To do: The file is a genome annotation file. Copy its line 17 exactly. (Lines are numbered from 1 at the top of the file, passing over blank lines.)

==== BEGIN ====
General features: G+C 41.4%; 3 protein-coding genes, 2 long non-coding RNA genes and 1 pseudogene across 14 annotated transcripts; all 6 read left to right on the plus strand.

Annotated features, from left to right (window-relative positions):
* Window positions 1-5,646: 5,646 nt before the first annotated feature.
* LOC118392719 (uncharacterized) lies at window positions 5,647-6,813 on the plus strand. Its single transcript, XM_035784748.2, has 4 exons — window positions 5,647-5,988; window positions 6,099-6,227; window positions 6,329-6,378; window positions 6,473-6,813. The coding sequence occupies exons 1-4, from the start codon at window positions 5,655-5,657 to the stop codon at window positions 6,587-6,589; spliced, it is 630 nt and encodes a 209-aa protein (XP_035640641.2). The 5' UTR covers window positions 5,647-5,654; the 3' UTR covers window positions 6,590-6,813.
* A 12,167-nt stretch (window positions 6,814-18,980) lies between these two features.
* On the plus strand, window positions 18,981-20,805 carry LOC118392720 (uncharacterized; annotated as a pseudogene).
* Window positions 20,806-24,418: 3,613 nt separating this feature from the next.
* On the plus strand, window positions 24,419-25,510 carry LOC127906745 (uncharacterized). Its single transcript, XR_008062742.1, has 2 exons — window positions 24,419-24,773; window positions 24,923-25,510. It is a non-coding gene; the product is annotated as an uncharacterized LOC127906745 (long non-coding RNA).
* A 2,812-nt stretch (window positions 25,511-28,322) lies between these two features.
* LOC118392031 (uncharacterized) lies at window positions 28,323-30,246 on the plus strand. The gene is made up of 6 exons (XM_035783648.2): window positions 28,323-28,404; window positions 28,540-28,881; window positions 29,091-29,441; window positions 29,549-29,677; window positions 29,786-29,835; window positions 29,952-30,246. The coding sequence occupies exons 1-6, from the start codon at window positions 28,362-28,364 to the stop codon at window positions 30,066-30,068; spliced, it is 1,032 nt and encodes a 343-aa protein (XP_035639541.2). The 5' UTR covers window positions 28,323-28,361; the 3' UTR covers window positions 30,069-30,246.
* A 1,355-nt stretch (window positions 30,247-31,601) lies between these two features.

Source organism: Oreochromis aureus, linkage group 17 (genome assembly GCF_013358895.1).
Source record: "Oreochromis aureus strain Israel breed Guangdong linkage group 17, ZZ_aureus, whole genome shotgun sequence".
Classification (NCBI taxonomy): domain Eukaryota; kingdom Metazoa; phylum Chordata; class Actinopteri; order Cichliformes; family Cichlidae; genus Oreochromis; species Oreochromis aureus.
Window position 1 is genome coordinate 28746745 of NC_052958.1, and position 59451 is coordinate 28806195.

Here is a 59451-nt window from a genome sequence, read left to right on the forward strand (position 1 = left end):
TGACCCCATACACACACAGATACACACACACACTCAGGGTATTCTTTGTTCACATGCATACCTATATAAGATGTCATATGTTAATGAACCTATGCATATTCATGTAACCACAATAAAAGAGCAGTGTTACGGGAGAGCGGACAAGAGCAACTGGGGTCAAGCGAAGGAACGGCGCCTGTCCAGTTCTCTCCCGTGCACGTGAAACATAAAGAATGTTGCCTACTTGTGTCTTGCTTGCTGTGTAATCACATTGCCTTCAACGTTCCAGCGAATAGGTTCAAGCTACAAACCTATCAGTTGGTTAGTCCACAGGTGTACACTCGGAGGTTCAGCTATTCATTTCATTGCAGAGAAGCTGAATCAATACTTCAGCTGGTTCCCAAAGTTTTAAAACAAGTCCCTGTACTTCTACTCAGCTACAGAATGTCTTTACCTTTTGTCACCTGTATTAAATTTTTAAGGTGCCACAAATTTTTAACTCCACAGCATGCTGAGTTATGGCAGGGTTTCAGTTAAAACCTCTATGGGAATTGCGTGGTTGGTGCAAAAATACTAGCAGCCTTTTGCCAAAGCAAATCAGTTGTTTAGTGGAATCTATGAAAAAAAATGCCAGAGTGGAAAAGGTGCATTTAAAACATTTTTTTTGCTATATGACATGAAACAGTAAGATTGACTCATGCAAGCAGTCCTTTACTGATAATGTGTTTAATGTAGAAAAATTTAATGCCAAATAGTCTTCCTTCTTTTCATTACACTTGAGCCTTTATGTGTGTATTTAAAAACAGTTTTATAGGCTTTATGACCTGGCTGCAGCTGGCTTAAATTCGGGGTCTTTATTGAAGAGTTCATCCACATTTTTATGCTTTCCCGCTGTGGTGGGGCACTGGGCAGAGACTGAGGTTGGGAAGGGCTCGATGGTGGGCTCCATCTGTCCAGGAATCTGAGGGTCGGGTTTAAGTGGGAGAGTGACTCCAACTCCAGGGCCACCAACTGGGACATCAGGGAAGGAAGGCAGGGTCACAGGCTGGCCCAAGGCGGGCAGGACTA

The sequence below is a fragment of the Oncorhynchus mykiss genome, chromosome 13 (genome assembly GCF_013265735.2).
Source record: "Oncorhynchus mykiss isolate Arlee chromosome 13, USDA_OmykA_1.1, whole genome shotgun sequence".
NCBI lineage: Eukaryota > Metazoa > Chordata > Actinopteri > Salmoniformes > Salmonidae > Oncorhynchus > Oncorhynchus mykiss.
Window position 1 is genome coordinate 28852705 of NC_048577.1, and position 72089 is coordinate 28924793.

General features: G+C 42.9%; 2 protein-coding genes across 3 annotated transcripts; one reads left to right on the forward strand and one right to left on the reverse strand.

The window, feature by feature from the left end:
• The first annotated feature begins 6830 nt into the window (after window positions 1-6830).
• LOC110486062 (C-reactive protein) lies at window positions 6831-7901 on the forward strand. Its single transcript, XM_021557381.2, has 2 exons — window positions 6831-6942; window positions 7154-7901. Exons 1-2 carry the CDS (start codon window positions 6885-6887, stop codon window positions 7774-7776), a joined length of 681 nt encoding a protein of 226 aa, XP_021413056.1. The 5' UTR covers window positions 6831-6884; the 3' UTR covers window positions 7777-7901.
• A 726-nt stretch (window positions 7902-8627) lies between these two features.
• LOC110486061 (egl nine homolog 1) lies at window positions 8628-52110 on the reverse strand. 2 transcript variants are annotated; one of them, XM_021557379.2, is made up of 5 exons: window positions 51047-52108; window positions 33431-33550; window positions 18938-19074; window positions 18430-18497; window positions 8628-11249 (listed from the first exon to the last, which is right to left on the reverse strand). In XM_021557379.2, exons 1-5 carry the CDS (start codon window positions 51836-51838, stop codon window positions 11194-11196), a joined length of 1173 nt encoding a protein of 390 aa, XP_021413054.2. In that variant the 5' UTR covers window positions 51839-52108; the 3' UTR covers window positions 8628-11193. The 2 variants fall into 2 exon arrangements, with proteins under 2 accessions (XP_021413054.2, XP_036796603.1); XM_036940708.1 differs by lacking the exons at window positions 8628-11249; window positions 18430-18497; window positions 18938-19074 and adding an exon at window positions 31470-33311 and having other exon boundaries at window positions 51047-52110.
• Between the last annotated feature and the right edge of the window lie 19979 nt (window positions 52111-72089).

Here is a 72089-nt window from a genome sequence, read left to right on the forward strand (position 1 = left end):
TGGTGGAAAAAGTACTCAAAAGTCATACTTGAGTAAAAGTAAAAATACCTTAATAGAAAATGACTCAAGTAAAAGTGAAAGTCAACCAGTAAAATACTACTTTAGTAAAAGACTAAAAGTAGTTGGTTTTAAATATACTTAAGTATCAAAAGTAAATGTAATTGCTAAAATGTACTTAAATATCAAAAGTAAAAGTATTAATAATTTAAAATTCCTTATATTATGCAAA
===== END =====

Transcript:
TGACCCCATACACACACAGATACACACACACACTCAGGGTATTCTTTGTTCACATGCATACCTATATAAGATGTCATATGTTAATGAACCTATGCATATTCATGTAACCACAATAAAAGAGCAGTGTTACGGGAGAGCGGACAAGAGCAACTGGGGTCAAGCGAAGGAACGGCGCCTGTCCAGTTCTCTCCCGTGCACGTGAAACATAAAGAATGTTGCCTACTTGTGTCTTGCTTGCTGTGTAATCACATTGCCTTCAACGTTCCAGCGAATAGGTTCAAGCTACAAACCTATCAGTTGGTTAGTCCACAGGTGTACACTCGGAGGTTCAGCTATTCATTTCATTGCAGAGAAGCTGAATCAATACTTCAGCTGGTTCCCAAAGTTTTAAAACAAGTCCCTGTACTTCTACTCAGCTACAGAATGTCTTTACCTTTTGTCACCTGTATTAAATTTTTAAGGTGCCACAAATTTTTAACTCCACAGCATGCTGAGTTATGGCAGGGTTTCAGTTAAAACCTCTATGGGAATTGCGTGGTTGGTGCAAAAATACTAGCAGCCTTTTGCCAAAGCAAATCAGTTGTTTAGTGGAATCTATGAAAAAAAATGCCAGAGTGGAAAAGGTGCATTTAAAACATTTTTTTTGCTATATGACATGAAACAGTAAGATTGACTCATGCAAGCAGTCCTTTACTGATAATGTGTTTAATGTAGAAAAATTTAATGCCAAATAGTCTTCCTTCTTTTCATTACACTTGAGCCTTTATGTGTGTATTTAAAAACAGTTTTATAGGCTTTATGACCTGGCTGCAGCTGGCTTAAATTCGGGGTCTTTATTGAAGAGTTCATCCACATTTTTATGCTTTCCCGCTGTGGTGGGGCACTGGGCAGAGACTGAGGTTGGGAAGGGCTCGATGGTGGGCTCCATCTGTCCAGGAATCTGAGGGTCGGGTTTAAGTGGGAGAGTGACTCCAACTCCAGGGCCACCAACTGGGACATCAGGGAAGGAAGGCAGGGTCACAGGCTGGCCCAAGGCGGGCAGGACTA